A Life Well Lived with a Legacy of Hope

02.13.18

John Gallagher loved baseball! A die-hard Minnesota Twins fan, his happiest days were spent at the ballpark. He kept his beloved Twins baseball statistics
in an excel spreadsheet, and he considered himself twice blessed when they won the World Series, not once, but twice!

John was also very accomplished. He advocated for those with disabilities, attending caucuses and meeting with senators and legislators at the Minnesota
State Capital. He did so, because he was affected with a rare genetic disorder himself, Snyder-Robinson syndrome. John’s family was the first to be identified with this ultra-rare disorder in 1969, when John was just 10 years old. To date, only 50 individuals worldwide
have been diagnosed with Snyder-Robinson syndrome (SRS).

John knew that he was different. He would say “I learn stuff just like everyone else, it just takes me a little longer.” How true that was! John was well
informed on current events and was very aware of political issues. He knew right from wrong and had very strong, well-formed opinions. He could articulate
very plainly what he believed and why he believed it, and his ability to do that was quite a blessing.

John was true, honest, and always had the best of intentions. A quiet fellow—He didn’t crave the spotlight. He didn’t need to be the center of attention.
He was content just to be part of the group.

John earned his GED and was his own guardian. He held several jobs, but his 15 years working for the Veteran’s Administration was definitely his favorite.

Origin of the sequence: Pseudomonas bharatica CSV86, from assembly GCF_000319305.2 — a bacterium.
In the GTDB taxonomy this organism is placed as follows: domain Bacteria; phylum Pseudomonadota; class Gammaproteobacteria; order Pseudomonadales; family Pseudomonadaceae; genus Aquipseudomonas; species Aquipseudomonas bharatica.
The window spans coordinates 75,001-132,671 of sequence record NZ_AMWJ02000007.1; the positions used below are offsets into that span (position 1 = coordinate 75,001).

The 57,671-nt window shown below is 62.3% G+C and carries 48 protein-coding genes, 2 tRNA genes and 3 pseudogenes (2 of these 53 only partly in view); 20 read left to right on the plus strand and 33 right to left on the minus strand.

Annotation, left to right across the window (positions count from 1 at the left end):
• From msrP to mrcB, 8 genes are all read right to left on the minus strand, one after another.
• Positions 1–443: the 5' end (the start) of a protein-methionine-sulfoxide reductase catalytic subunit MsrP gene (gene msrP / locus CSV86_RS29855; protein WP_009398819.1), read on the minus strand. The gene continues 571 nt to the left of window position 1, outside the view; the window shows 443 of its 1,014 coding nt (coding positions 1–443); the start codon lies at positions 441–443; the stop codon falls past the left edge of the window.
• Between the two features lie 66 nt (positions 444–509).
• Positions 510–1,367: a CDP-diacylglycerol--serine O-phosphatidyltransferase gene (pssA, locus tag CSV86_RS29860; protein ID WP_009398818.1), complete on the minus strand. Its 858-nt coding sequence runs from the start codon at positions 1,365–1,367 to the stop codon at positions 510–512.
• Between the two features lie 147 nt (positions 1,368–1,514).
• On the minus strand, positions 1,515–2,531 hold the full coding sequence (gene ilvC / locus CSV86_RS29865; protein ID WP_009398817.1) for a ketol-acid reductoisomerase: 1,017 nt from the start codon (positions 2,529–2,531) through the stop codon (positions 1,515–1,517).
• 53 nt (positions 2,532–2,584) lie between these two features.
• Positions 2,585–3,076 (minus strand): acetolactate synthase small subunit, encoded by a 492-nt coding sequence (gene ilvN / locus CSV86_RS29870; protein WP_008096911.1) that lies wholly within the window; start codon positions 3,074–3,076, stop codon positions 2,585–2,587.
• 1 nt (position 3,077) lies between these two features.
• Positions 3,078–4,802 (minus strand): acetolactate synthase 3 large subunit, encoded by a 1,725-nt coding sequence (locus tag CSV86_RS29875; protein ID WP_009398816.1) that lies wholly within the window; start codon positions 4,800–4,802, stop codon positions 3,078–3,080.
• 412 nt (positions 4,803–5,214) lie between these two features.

This experience gave him a great sense of patriotism, and he saw it as a duty to honor and support our veterans. After earning a medical retirement,
he continued to volunteer at the VA at least once a week.

John passed away on October 28, 2017 at the age of 58.

Just two months after his death, a small group of scientists, researchers, doctors, and parents convened at the Greenwood Genetic Center in Greenwood,
SC for a workshop to discuss advancing work into the treatment of this ultra-rare disorder. They call themselves the ‘Polyamigos’ – a group of friends
dedicated to collaboration to better understand and treat this disorder involving polyamine compounds.

At the workshop John Gallagher’s life was honored, and it was shared that his final wish was to donate his organs to research to help others including
his affected brothers and nephews. Researchers plan to examine the donated organs through a lab at Michigan State to better understand how spermine,
the polyamine compound which is deficient in patients with SRS, affects each tissue.

“John was loved as a brother, son, uncle, nephew, cousin, friend, and workmate. He lived his life full of faith, hope, and charity to all,” said his brother,
Daniel Gallagher. “His life touched all those who knew him, and now, with this gift, he will continue to touch lives for generations to come.”

Katia Luedtke, the mother of Connor Raymond, a 10 year old boy with SRS, echoed those sentiments, “Words seem insufficient to adequately capture the magnitude
of the gift John gave to SRS research. His legacy is a great one and we will do our best to honor his memory with our efforts to find a cure or treatment
for SRS.”

John Francis Gallagher

March 3rd, 1959 – October 28th, 2017

“John’s life touched all those who knew him in a very special way. John lived his life in hope and charity and the world is a better place because of him.”

Donations in memory of John may be made at http://snyder-robinson.org/news/ or by sending a check to The
Snyder-Robinson Foundation , 1443 Layman Street, McLean, VA 22101. Your donations provide support to affected families and to continue SRS research.

By: Lori Bassett

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